Bidirectional Hyperelastic Covers for Woven Stents
Tech ID: 23925 / UC Case 2013-238-0
Medical stents are commonly used to repair or support damaged sections of blood vessels, to treat atherosclerotic disease and aneurysms. Such stents are implanted in more than half of the patients with coronary artery conditions. However, current stent designs frequently result in hazardous wrinkling of the cover upon deployment, substantially increasing the risk of stent failure, and subsequent morbidity. A highly bi-elastic stent cover optimized to match the stent’s distortion during deployment may significantly reduce the failure rate of such procedures as well as open opportunities to treat damaged/diseased vessels.
UCLA researchers have developed a novel hyperelastic thin film nitinol (HE-TFN) that can be used to cover medical stents. This porous film maintains a deformation ratio that matches the commercial stent distortion during deployment. As a result, potentially dangerous kinks and folds that arise from the crimping/expanding process are substantially avoided. This ensures the conformal stent delivery and deployment. Furthermore, the design strategy and the hyperelastic material allow customization of the cover to different deformation ratios, making the novel cover widely applicable to various types of commercial stents.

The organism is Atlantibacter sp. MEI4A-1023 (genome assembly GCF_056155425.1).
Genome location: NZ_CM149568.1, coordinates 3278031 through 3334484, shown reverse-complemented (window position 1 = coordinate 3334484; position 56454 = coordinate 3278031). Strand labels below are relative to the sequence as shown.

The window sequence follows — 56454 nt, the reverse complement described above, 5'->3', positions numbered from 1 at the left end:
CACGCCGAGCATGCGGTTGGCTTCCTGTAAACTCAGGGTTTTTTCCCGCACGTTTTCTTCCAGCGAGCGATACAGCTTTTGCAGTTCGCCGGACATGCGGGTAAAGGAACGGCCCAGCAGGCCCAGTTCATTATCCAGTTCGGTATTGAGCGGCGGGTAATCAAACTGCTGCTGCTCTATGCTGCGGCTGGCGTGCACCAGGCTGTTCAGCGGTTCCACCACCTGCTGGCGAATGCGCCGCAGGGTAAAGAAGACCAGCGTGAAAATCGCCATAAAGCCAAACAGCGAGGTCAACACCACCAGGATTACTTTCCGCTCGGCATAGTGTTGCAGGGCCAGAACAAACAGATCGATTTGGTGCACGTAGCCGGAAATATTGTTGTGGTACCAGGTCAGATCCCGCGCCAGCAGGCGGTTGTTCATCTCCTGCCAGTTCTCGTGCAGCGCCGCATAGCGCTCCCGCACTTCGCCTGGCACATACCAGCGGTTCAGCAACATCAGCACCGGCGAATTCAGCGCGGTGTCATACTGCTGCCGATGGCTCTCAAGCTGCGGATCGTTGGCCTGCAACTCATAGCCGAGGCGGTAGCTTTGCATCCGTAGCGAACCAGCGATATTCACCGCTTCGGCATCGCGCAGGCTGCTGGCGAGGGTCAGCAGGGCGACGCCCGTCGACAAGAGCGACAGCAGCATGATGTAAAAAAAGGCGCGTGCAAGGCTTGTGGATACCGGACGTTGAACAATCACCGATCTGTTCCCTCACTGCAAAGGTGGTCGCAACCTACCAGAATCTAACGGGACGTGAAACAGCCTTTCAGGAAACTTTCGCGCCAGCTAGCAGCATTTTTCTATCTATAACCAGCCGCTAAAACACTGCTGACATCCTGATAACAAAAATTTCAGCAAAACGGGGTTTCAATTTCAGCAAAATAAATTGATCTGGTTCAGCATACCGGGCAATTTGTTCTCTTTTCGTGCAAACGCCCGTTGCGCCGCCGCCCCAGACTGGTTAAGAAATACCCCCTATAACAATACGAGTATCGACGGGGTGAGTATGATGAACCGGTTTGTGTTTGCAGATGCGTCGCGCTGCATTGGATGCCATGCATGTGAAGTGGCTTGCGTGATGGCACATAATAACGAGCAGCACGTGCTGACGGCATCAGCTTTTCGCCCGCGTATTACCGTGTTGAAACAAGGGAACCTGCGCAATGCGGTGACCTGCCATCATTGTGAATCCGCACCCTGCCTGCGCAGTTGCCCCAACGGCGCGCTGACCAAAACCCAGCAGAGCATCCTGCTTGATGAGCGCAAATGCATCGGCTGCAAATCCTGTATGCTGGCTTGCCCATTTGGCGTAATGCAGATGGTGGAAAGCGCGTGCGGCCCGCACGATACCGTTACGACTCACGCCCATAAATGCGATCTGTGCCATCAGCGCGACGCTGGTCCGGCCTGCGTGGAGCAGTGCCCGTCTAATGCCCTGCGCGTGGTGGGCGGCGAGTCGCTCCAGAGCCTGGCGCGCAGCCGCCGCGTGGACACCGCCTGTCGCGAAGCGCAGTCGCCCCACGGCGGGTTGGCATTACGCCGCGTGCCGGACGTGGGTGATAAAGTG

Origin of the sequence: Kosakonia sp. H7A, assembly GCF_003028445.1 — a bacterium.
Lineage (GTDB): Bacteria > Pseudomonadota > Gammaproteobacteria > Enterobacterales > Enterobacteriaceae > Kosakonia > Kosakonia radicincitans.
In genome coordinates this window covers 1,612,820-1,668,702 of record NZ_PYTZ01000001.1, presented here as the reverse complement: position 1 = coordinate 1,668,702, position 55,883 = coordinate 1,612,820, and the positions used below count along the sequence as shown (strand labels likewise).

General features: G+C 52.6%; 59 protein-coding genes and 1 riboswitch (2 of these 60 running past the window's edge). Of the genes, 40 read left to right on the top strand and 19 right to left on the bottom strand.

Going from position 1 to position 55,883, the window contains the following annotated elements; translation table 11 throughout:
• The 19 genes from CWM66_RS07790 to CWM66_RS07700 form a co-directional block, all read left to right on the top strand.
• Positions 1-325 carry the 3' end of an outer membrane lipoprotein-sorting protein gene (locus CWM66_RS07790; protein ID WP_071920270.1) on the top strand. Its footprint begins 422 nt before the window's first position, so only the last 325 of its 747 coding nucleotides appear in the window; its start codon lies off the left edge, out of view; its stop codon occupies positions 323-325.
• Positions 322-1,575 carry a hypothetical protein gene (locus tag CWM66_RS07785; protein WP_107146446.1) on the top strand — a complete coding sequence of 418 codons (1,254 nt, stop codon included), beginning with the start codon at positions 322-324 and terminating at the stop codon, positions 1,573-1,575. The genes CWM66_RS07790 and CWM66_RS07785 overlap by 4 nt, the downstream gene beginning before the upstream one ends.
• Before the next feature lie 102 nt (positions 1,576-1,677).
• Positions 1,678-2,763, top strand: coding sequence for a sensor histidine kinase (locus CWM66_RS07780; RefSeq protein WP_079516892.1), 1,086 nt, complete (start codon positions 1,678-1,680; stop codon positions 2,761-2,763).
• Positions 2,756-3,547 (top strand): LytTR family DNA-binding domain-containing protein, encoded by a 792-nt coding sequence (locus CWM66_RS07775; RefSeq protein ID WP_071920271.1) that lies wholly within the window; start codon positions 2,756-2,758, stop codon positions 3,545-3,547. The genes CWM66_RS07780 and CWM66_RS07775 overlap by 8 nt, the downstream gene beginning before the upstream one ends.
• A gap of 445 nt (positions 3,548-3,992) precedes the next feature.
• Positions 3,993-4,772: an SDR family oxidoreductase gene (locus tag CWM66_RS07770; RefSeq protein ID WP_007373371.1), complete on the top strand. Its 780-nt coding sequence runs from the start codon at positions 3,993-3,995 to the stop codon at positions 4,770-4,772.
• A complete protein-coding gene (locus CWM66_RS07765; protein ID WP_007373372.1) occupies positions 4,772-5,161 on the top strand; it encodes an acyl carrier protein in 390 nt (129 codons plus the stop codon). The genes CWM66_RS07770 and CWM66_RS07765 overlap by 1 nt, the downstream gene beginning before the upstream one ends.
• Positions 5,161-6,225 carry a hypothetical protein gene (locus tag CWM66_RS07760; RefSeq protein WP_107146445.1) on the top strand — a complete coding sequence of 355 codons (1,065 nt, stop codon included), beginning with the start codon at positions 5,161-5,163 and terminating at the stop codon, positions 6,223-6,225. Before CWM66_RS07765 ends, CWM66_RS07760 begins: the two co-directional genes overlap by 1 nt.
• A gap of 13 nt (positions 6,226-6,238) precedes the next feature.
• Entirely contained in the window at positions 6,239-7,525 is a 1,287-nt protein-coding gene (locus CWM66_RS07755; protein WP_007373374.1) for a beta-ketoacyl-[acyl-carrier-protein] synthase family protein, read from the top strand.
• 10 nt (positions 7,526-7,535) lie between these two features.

- Replace current medical stents currently used to repair or support blood vessels
- Reduces risk of stent failure and patient morbidity by preventing wrinkling of the stent cover.
- Cover can be customized, making this design applicable to various types of commercial stents.
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